Mechanical modulation of vertebral body growth. Implications for scoliosis progression

Spine (Phila Pa 1976). 1996 May 15;21(10):1162-7. doi: 10.1097/00007632-199605150-00007.


Study design: The authors developed a rat-tail model to investigate the hypothesis that vertebral wedging during growth in progressive spinal deformities results from asymmetric loading in a "vicious cycle."

Objectives: To document growth curves with axial compression or distraction applied to tail vertebrae to determine whether compression load slows growth and distraction accelerates it.

Summary of background data: Progression of skeletal deformity during growth is believed to be governed by the Hueter-Volkmann law, but there is conflicting evidence to support this idea.

Methods: Twenty-eight 6-week-old Sprague-Dawley rats were assigned to one of three groups: compression loading, distraction loading, or sham (apparatus applied without loading). Under general anesthesia, two 0.7-mm diameter stainless steel percutaneous pins were used to transfix each of two vertebrae. The pins were glued to 25-mm diameter external ring fixators. Springs (load rate, 35 g/mm) were installed on three stainless steel threaded rods that were passed through holes in each ring and compressed with nuts to apply compression or distraction forces between 25-75% of bodyweight. Vertebral growth rates in microns/day were measured by digitizing the length of the vertebrae images in radiographs taken 0, 1, 3, 5, 7, and 9 weeks later.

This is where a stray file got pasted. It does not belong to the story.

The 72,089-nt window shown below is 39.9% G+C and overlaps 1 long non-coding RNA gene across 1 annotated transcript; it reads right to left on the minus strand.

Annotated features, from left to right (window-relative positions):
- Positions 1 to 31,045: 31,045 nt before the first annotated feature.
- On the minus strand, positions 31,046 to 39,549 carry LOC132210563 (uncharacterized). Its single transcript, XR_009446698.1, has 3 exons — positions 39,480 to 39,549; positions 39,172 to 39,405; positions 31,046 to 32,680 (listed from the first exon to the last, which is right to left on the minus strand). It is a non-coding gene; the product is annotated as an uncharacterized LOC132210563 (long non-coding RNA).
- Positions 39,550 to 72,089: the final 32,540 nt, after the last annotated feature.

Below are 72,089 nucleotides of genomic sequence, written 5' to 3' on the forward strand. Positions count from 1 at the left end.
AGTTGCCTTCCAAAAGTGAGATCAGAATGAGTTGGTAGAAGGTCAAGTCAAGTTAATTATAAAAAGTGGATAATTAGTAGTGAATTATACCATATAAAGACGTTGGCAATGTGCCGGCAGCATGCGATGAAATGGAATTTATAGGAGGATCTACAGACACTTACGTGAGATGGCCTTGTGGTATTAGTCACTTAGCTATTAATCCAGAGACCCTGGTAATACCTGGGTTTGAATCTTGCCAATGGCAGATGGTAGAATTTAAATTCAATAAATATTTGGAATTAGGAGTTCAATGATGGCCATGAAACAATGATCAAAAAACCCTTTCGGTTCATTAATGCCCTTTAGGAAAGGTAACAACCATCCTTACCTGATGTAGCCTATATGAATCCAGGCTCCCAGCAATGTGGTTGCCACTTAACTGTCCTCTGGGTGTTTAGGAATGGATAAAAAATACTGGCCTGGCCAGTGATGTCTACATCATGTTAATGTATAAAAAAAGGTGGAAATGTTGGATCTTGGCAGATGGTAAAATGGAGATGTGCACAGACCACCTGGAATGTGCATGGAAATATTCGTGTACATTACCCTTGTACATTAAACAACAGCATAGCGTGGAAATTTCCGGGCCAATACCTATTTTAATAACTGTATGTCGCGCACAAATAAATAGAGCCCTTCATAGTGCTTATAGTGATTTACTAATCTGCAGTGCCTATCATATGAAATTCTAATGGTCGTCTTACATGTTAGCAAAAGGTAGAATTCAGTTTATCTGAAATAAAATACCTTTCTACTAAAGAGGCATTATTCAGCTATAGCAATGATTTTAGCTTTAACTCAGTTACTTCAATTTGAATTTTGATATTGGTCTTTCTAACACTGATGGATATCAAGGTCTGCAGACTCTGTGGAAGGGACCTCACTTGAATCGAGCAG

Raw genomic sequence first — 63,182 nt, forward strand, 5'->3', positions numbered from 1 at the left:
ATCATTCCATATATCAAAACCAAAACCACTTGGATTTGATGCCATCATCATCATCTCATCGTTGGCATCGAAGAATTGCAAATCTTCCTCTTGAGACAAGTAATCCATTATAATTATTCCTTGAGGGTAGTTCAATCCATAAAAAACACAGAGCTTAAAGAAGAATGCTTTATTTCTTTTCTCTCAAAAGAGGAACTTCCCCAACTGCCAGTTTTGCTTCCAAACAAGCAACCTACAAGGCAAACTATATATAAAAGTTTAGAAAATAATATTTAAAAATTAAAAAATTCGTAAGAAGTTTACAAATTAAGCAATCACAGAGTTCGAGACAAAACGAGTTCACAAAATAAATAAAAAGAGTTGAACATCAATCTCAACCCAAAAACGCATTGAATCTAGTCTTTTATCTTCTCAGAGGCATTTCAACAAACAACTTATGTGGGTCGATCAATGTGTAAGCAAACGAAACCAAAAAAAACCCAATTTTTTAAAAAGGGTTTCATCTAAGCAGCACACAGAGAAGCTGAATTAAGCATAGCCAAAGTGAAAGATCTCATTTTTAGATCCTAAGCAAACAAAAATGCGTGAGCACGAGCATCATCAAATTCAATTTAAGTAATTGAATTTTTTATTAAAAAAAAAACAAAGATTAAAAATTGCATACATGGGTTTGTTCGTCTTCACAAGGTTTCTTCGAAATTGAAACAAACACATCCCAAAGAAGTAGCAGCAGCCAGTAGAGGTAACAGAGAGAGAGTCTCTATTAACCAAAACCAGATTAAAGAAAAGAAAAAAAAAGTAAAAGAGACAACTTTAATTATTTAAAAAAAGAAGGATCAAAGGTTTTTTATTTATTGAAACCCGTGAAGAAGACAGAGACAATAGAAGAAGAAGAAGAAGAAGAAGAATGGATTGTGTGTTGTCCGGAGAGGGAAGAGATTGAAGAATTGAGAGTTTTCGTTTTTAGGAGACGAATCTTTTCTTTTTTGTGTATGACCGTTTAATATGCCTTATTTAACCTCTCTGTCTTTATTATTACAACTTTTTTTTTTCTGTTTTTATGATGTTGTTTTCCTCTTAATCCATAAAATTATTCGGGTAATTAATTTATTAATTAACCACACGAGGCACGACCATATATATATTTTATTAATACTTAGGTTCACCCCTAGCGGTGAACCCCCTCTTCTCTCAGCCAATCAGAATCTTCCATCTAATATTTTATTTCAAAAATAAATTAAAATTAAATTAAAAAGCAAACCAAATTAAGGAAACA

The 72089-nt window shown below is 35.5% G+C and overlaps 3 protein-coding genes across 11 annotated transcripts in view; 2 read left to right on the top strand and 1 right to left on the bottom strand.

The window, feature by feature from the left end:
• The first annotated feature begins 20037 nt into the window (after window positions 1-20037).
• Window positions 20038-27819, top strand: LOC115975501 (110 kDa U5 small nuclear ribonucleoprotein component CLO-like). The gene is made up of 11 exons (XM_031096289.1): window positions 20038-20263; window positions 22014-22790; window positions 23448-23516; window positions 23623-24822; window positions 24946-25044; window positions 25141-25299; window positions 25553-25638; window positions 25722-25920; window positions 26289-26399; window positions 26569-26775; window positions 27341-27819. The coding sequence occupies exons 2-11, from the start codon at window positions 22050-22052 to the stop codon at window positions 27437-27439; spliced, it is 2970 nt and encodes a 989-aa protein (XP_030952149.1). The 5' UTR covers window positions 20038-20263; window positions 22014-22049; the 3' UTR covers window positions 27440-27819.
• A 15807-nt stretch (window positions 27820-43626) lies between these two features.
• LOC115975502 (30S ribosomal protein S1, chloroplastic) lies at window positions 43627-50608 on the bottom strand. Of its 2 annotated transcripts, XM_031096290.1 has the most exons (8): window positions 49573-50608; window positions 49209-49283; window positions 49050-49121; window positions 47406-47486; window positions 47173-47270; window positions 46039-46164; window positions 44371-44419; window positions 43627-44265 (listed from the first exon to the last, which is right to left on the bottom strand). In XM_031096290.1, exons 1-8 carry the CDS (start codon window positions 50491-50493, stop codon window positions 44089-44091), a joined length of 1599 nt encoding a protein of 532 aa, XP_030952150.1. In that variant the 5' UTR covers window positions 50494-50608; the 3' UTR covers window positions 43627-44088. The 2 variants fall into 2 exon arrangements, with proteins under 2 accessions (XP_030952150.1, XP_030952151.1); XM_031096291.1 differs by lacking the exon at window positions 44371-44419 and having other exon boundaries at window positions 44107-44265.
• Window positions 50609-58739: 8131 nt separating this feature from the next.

Results: The loaded vertebrae grew at 68% of control rate for compressed vertebrae and at 114% for distracted vertebrae. (Differences statistically significant, P < 0.01 by analysis of variance.) For the compressed vertebrae, the pinned vertebrae, which were loaded at one of their two growth cartilages, grew at a reduced rate (85%), although this effect was not apparent for the distraction animals.

Conclusions: The findings confirm that vertebral growth is modulated by loading, according to the Hueter-Volkmann principle. The quantification of this relationship will permit more rational design of conservative treatment of spinal deformity during the adolescent growth spurt.

MeSH terms

  • Animals
  • Internal Fixators
  • Lumbar Vertebrae / growth & development*
  • Lumbar Vertebrae / physiology*
  • Lumbar Vertebrae / surgery
  • Rats
  • Rats, Sprague-Dawley
  • Scoliosis / physiopathology*
  • Tail / growth & development
  • Tail / physiology
  • Tail / surgery
  • Weight-Bearing / physiology